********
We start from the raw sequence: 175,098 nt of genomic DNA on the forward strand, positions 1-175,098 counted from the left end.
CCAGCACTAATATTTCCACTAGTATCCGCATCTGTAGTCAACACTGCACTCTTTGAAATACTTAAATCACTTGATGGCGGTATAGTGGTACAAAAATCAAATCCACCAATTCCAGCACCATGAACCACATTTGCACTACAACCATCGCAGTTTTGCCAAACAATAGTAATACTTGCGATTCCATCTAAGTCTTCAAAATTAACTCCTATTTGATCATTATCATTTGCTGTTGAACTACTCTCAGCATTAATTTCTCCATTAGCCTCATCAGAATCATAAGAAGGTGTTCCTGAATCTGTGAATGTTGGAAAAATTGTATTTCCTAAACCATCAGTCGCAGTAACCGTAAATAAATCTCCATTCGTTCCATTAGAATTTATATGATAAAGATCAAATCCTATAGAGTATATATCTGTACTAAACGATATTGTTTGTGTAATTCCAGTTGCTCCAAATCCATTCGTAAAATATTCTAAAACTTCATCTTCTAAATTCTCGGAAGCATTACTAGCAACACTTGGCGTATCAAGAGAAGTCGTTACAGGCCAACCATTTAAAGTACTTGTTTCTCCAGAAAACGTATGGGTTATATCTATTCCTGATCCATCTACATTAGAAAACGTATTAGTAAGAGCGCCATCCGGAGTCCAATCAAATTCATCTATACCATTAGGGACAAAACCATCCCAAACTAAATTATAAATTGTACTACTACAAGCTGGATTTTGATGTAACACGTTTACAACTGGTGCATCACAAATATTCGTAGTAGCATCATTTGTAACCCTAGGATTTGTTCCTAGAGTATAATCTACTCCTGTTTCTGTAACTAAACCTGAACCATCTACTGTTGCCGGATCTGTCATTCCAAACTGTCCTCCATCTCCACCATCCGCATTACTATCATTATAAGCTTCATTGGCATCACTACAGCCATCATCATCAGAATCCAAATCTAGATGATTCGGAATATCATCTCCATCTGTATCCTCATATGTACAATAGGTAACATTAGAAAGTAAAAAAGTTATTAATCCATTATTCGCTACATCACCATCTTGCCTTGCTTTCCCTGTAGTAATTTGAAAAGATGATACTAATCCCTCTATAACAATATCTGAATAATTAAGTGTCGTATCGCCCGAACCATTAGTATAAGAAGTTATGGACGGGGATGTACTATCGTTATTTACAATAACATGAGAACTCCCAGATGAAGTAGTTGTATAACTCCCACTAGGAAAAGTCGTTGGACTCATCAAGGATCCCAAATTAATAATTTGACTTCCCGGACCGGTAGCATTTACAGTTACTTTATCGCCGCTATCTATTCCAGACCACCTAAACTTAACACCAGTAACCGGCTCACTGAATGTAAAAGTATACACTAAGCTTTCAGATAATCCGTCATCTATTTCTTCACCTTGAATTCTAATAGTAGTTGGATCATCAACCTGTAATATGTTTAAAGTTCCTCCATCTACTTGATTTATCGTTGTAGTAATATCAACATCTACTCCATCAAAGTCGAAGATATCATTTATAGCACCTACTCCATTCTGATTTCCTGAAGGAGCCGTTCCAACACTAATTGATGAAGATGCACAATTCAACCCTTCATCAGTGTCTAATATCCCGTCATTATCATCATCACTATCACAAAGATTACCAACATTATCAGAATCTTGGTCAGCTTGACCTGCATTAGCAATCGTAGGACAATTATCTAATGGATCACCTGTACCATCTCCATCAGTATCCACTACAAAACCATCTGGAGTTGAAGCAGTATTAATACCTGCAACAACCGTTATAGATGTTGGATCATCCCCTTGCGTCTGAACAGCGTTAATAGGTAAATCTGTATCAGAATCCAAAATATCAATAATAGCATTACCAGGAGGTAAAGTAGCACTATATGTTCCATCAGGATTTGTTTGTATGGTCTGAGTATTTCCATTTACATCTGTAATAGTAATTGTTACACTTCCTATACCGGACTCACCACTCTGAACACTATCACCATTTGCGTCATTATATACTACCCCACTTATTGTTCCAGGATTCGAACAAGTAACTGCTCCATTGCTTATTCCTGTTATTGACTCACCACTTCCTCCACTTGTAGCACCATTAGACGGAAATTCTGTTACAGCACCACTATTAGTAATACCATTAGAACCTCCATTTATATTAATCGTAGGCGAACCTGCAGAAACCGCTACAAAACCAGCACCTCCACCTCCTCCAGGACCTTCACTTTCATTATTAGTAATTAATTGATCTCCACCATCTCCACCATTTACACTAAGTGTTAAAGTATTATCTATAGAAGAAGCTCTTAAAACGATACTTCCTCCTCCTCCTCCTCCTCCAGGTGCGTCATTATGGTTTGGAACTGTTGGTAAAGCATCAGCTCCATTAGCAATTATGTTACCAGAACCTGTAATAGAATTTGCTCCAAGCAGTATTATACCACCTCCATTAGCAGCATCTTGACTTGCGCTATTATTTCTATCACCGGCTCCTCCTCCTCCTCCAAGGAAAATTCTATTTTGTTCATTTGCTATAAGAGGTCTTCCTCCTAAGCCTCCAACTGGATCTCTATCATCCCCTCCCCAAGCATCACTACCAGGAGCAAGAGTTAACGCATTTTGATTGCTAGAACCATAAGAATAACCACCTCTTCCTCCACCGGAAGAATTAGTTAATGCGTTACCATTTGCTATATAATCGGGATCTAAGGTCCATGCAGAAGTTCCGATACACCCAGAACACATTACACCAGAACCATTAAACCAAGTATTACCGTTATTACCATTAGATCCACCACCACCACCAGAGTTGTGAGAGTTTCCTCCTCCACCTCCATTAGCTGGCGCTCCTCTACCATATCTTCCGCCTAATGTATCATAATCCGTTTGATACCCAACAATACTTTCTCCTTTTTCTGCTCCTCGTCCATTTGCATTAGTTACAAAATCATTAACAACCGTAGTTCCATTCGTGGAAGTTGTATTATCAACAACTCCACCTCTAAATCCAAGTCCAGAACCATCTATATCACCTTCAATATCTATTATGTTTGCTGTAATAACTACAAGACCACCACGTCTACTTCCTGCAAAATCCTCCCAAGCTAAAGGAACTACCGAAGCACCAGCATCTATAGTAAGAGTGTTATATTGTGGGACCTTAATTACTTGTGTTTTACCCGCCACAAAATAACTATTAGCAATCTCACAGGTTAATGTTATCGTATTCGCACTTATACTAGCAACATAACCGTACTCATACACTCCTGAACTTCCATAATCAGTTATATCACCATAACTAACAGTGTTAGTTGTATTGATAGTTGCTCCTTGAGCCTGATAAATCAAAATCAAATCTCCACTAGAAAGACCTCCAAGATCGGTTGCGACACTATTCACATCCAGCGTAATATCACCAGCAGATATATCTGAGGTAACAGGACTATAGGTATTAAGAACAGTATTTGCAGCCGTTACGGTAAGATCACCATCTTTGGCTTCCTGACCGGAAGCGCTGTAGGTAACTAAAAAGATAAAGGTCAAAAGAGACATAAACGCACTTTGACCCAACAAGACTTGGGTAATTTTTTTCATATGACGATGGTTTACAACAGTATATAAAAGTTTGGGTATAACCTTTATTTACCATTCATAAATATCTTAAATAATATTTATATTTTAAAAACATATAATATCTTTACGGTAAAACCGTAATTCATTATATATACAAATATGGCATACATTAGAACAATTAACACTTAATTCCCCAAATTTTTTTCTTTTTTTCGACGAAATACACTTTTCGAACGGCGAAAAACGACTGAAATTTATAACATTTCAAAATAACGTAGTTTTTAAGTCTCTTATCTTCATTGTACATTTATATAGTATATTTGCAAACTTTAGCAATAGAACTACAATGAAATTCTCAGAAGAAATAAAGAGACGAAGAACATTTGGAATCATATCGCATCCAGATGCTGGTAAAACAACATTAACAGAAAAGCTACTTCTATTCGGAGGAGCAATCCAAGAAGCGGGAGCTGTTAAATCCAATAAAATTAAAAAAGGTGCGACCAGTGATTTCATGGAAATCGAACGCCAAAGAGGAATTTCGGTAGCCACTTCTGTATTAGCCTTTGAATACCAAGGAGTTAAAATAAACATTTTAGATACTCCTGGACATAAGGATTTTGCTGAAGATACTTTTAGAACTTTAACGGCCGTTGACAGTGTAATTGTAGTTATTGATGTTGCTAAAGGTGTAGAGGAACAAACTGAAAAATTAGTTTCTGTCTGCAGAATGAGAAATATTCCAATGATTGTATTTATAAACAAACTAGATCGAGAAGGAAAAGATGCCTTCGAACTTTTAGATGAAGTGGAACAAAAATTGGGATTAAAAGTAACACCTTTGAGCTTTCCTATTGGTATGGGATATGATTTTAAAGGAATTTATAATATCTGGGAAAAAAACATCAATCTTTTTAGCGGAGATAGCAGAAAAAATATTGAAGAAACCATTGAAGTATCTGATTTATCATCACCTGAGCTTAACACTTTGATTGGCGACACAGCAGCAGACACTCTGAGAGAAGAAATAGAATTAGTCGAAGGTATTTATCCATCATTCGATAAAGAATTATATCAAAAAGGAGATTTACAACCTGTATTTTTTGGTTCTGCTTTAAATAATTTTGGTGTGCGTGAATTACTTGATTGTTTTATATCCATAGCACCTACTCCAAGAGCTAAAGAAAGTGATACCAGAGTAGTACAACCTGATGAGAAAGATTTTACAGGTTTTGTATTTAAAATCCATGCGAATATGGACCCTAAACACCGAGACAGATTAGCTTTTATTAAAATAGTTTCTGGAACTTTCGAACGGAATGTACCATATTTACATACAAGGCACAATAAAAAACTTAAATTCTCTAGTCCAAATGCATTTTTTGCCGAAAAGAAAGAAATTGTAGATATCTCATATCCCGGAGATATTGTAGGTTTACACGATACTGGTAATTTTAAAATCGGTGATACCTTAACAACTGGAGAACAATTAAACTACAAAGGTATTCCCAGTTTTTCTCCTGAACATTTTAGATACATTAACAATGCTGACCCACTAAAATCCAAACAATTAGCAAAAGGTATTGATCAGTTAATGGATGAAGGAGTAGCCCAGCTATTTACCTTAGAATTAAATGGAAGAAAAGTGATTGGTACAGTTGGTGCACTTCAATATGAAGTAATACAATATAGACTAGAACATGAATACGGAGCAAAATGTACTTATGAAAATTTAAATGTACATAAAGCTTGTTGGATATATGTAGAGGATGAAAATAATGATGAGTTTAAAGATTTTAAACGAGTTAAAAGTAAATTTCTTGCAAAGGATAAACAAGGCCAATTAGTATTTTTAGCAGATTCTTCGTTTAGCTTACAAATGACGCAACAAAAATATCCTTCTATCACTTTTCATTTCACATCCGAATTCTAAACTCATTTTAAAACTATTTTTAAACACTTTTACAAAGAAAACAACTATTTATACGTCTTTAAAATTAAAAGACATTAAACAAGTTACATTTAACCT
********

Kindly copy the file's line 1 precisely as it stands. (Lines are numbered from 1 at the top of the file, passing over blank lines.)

We start from the raw sequence: 175,098 nt of genomic DNA on the forward strand, positions 1-175,098 counted from the left end.